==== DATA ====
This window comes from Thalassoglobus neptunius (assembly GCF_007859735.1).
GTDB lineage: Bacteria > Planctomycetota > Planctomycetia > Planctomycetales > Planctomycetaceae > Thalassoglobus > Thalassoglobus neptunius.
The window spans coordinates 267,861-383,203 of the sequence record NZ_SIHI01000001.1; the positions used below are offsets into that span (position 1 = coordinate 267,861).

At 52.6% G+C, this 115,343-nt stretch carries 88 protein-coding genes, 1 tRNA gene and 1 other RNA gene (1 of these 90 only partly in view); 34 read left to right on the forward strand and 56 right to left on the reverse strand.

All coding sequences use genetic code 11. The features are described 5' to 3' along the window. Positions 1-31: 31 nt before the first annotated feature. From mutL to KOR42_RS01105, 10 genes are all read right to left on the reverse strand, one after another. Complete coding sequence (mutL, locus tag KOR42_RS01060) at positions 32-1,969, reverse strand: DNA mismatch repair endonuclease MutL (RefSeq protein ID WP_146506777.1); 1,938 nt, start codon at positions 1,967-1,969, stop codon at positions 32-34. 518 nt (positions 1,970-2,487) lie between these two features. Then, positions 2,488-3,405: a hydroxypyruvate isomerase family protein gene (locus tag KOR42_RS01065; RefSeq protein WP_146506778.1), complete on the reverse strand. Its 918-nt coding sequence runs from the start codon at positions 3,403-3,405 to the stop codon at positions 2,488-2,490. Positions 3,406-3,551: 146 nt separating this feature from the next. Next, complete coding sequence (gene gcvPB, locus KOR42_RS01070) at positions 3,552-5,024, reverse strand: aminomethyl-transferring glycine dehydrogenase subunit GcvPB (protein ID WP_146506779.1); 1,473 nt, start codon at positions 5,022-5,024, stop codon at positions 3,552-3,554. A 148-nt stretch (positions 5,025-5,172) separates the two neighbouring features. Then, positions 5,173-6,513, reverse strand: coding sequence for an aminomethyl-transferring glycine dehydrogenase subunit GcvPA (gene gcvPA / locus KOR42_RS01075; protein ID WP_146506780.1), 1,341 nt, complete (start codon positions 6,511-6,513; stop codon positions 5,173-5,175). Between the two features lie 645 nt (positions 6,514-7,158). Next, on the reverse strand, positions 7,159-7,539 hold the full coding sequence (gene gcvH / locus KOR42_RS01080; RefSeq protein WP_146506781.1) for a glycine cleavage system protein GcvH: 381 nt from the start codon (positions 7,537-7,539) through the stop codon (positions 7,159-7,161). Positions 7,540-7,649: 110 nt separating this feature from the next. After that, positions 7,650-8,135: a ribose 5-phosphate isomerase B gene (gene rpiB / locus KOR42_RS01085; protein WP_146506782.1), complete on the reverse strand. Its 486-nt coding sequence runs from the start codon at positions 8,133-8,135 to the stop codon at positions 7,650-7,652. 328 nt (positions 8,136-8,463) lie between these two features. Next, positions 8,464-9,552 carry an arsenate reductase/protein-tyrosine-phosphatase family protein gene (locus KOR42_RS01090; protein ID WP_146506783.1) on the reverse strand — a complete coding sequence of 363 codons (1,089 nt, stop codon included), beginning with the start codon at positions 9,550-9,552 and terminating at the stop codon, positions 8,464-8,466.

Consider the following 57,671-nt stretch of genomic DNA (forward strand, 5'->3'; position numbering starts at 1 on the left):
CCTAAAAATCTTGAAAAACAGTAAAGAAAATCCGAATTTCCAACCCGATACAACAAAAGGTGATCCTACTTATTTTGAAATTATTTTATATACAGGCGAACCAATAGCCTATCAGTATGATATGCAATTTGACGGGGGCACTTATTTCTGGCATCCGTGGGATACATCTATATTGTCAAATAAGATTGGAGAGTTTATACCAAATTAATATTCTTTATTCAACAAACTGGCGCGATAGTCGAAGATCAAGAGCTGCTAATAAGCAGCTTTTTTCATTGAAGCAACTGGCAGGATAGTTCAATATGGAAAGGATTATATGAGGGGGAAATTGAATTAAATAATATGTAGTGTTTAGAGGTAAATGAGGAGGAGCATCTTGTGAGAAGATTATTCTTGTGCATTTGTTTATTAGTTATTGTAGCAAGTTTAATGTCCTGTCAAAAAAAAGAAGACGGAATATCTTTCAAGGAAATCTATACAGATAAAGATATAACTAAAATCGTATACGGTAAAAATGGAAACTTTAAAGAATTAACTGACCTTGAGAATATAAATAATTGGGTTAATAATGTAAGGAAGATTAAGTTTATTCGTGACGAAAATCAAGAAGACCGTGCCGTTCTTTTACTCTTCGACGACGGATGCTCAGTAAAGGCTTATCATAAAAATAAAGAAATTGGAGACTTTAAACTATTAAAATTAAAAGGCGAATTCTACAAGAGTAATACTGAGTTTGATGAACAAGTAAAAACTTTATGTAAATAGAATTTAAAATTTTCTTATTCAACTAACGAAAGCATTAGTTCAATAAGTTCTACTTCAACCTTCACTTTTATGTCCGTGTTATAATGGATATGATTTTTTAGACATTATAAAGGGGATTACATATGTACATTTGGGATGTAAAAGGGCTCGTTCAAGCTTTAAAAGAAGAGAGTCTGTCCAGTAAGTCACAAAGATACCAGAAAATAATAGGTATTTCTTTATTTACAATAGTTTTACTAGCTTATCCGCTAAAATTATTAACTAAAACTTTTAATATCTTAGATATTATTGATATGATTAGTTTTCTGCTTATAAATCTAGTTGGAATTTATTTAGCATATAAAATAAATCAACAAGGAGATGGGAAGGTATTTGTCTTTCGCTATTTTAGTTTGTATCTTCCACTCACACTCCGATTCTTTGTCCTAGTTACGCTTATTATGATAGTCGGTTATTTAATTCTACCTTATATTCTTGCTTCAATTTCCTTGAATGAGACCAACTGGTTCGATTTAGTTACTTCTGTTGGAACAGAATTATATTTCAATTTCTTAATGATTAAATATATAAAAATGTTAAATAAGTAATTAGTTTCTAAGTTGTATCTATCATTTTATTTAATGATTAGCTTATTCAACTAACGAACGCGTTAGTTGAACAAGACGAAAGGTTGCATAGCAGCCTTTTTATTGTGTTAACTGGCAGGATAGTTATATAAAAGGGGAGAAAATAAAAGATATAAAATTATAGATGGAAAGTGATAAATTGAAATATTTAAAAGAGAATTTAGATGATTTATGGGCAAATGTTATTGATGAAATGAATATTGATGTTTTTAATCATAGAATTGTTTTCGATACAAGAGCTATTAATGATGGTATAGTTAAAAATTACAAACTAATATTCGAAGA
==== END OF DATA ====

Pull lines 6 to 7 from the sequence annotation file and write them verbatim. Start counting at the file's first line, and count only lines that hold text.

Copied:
Consider the following 57,671-nt stretch of genomic DNA (forward strand, 5'->3'; position numbering starts at 1 on the left):
CCTAAAAATCTTGAAAAACAGTAAAGAAAATCCGAATTTCCAACCCGATACAACAAAAGGTGATCCTACTTATTTTGAAATTATTTTATATACAGGCGAACCAATAGCCTATCAGTATGATATGCAATTTGACGGGGGCACTTATTTCTGGCATCCGTGGGATACATCTATATTGTCAAATAAGATTGGAGAGTTTATACCAAATTAATATTCTTTATTCAACAAACTGGCGCGATAGTCGAAGATCAAGAGCTGCTAATAAGCAGCTTTTTTCATTGAAGCAACTGGCAGGATAGTTCAATATGGAAAGGATTATATGAGGGGGAAATTGAATTAAATAATATGTAGTGTTTAGAGGTAAATGAGGAGGAGCATCTTGTGAGAAGATTATTCTTGTGCATTTGTTTATTAGTTATTGTAGCAAGTTTAATGTCCTGTCAAAAAAAAGAAGACGGAATATCTTTCAAGGAAATCTATACAGATAAAGATATAACTAAAATCGTATACGGTAAAAATGGAAACTTTAAAGAATTAACTGACCTTGAGAATATAAATAATTGGGTTAATAATGTAAGGAAGATTAAGTTTATTCGTGACGAAAATCAAGAAGACCGTGCCGTTCTTTTACTCTTCGACGACGGATGCTCAGTAAAGGCTTATCATAAAAATAAAGAAATTGGAGACTTTAAACTATTAAAATTAAAAGGCGAATTCTACAAGAGTAATACTGAGTTTGATGAACAAGTAAAAACTTTATGTAAATAGAATTTAAAATTTTCTTATTCAACTAACGAAAGCATTAGTTCAATAAGTTCTACTTCAACCTTCACTTTTATGTCCGTGTTATAATGGATATGATTTTTTAGACATTATAAAGGGGATTACATATGTACATTTGGGATGTAAAAGGGCTCGTTCAAGCTTTAAAAGAAGAGAGTCTGTCCAGTAAGTCACAAAGATACCAGAAAATAATAGGTATTTCTTTATTTACAATAGTTTTACTAGCTTATCCGCTAAAATTATTAACTAAAACTTTTAATATCTTAGATATTATTGATATGATTAGTTTTCTGCTTATAAATCTAGTTGGAATTTATTTAGCATATAAAATAAATCAACAAGGAGATGGGAAGGTATTTGTCTTTCGCTATTTTAGTTTGTATCTTCCACTCACACTCCGATTCTTTGTCCTAGTTACGCTTATTATGATAGTCGGTTATTTAATTCTACCTTATATTCTTGCTTCAATTTCCTTGAATGAGACCAACTGGTTCGATTTAGTTACTTCTGTTGGAACAGAATTATATTTCAATTTCTTAATGATTAAATATATAAAAATGTTAAATAAGTAATTAGTTTCTAAGTTGTATCTATCATTTTATTTAATGATTAGCTTATTCAACTAACGAACGCGTTAGTTGAACAAGACGAAAGGTTGCATAGCAGCCTTTTTATTGTGTTAACTGGCAGGATAGTTATATAAAAGGGGAGAAAATAAAAGATATAAAATTATAGATGGAAAGTGATAAATTGAAATATTTAAAAGAGAATTTAGATGATTTATGGGCAAATGTTATTGATGAAATGAATATTGATGTTTTTAATCATAGAATTGTTTTCGATACAAGAGCTATTAATGATGGTATAGTTAAAAATTACAAACTAATATTCGAAGA